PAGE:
Rock? Americana? Folk? Blues? After listening through Are You There, I'm still scratching my head. The album comes from the collaborative group Minnesota led by singer-songwriter Peter Himmelman. It's impossible to fit into any convenient category, so I'll stop trying. Instead, I'll talk about the album itself.
First, what is Minnesota? Beyond being a state northwest of the Great Lakes in the United States, Minnesota is the latest collaborative effort between Himmelman (Grammy-nominated for 2008 Best Musical Album for Children for My Green Kite) and filmmaker David Hollander (TV's The Guardian and indie film Personal Effects). The duo has worked together before on Hollander's series Heartland, but this collaboration is more about the music than the visuals, playing with social questions, and putting even more emphasis on the stories behind the melodies and arrangements.
Himmelman's effortless shifting between fast and slow, dramatic, loud, and quiet moments throughout the album remind me a bit of Peter Mulvey's deft touch with acoustic guitar and lyrical design as well as the underlying electric sighs of groups like Cowboy Junkies who manage to draw out the emotion of a song through melody and tone. But along with Hollander, Himmelman is joined by a bevy of talented musicians: Jake Hanson (Halloween Alaska) on guitar, Noha Levy (BoDeans/Brian Setzer) on drums, Jimmy Anton (Johnny Lang) on bass, Jeff Victor (the Honeydogs/Andrew W.K.) on keyboards, and the haunting, emotive vocals and harmonies of Kristin Mooney and Claire Holley.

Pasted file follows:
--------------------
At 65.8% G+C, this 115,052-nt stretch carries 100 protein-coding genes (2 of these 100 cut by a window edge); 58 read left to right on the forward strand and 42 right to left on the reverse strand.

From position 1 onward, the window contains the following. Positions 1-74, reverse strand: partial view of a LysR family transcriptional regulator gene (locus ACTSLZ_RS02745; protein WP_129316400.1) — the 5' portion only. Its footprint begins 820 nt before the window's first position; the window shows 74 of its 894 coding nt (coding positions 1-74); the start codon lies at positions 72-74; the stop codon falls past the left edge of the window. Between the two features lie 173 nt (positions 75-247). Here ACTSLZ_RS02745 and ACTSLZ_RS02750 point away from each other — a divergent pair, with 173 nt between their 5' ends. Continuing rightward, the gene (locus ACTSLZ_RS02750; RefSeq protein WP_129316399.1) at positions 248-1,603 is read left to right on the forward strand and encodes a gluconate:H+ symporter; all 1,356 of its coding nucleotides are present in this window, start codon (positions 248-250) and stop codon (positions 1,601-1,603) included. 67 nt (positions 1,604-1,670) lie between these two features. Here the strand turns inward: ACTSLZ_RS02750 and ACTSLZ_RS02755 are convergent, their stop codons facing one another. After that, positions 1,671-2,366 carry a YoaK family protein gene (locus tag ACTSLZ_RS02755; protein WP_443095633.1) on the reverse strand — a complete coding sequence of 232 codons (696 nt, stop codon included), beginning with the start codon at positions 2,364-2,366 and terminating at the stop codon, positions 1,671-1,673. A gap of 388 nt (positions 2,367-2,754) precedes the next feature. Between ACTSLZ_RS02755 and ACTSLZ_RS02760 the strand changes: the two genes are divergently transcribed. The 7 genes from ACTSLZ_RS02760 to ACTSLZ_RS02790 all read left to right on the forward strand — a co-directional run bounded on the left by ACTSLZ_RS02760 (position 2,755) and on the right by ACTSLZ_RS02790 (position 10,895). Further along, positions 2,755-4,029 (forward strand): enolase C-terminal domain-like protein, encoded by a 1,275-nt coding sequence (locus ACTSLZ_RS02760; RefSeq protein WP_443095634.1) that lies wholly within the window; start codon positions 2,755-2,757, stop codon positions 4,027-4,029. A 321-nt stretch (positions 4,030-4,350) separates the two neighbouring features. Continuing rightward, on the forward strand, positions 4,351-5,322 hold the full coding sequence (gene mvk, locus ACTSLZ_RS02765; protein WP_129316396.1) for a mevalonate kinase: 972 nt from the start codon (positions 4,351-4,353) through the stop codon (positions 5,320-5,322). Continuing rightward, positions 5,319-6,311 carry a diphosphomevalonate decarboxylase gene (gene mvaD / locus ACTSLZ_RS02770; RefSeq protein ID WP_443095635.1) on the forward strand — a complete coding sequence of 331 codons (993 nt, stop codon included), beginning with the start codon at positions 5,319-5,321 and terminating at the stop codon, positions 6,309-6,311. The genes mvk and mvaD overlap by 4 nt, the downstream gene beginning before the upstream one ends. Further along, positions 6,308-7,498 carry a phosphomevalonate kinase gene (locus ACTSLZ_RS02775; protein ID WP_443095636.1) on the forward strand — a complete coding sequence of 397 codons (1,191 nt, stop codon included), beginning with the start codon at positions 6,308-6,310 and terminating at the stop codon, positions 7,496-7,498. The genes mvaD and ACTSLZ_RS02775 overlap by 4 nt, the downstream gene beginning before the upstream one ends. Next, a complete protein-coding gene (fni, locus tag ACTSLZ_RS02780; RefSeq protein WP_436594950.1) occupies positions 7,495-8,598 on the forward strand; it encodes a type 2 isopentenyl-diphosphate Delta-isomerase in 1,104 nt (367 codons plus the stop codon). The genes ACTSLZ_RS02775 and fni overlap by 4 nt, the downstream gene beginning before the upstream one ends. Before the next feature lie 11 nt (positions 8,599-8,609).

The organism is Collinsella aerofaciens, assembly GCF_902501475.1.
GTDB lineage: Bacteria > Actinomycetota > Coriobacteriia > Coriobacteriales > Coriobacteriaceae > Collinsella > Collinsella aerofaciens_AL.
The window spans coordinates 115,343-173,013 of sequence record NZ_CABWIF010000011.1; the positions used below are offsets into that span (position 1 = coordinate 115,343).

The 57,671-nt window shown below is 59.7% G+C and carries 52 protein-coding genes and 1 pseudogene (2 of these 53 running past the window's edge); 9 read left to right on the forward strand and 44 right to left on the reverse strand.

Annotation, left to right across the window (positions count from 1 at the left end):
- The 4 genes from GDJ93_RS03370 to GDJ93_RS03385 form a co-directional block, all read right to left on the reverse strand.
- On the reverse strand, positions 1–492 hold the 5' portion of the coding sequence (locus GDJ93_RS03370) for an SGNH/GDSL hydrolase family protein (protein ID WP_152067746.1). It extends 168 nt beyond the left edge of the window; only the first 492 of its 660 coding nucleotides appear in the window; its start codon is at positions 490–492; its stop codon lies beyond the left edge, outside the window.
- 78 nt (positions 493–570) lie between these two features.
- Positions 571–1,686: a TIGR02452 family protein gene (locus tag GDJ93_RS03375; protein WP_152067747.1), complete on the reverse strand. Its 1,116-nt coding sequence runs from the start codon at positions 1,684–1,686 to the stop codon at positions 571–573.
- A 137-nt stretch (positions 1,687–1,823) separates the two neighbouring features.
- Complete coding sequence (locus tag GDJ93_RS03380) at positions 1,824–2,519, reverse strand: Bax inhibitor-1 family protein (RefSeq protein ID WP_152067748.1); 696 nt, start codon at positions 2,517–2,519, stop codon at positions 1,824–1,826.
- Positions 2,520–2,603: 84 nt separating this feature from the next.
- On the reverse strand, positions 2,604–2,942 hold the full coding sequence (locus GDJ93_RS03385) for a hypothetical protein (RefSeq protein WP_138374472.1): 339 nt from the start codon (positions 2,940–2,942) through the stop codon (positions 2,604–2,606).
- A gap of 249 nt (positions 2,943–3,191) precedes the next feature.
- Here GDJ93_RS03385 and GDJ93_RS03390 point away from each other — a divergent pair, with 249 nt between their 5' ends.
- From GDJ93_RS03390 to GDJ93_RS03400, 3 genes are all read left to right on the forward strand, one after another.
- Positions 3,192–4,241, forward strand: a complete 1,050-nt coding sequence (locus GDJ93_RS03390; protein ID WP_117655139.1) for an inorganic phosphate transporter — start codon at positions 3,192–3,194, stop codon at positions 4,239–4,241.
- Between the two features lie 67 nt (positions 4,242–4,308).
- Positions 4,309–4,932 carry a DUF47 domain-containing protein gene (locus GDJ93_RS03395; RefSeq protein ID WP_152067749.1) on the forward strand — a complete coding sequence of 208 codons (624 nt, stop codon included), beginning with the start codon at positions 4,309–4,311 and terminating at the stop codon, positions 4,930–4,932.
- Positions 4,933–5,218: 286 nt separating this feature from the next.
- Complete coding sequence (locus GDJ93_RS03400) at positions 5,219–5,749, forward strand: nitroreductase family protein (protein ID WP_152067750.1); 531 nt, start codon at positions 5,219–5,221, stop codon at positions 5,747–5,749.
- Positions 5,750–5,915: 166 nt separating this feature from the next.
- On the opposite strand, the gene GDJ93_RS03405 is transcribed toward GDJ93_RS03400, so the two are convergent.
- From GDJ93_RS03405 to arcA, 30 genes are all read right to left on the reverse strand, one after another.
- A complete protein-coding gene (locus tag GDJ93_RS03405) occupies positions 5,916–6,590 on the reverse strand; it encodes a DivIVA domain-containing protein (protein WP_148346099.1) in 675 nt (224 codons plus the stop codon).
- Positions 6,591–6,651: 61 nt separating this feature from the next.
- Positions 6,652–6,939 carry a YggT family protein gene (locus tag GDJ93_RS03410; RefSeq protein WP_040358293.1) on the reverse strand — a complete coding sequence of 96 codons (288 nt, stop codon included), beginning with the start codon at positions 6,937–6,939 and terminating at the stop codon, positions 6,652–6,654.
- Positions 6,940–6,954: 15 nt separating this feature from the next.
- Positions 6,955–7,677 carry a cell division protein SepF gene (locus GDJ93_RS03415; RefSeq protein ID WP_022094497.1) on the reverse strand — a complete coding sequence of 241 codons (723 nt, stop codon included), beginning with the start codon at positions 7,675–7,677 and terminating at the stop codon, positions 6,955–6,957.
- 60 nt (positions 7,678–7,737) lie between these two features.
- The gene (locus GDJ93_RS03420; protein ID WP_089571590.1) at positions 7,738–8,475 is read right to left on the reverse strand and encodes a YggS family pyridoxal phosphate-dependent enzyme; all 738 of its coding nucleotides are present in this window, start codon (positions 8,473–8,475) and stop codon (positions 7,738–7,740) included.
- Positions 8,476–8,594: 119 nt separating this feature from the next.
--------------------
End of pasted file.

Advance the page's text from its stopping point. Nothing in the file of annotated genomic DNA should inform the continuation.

It's an interesting mix and one that really does defy easy categorization. The ensemble moves seamlessly from the light acoustic guitar of songs like "Moths" to the fuller, circus-like arrangements of "Arabesque," to the piano-driven and electric guitar blues of "Death by Snakebite".
The guitar riffs of songs like "Help Me Build a Ladder" and "Call from the Road," whether quiet or catchy, manage to play regularly in my interior soundtrack. The questioning lyrics of "Call from the Road" ask the question of all relationships when the partners have been apart for too long. "Why don't you answer my call ... from the road?" Maybe you're bringing in the groceries or maybe you're not there at all.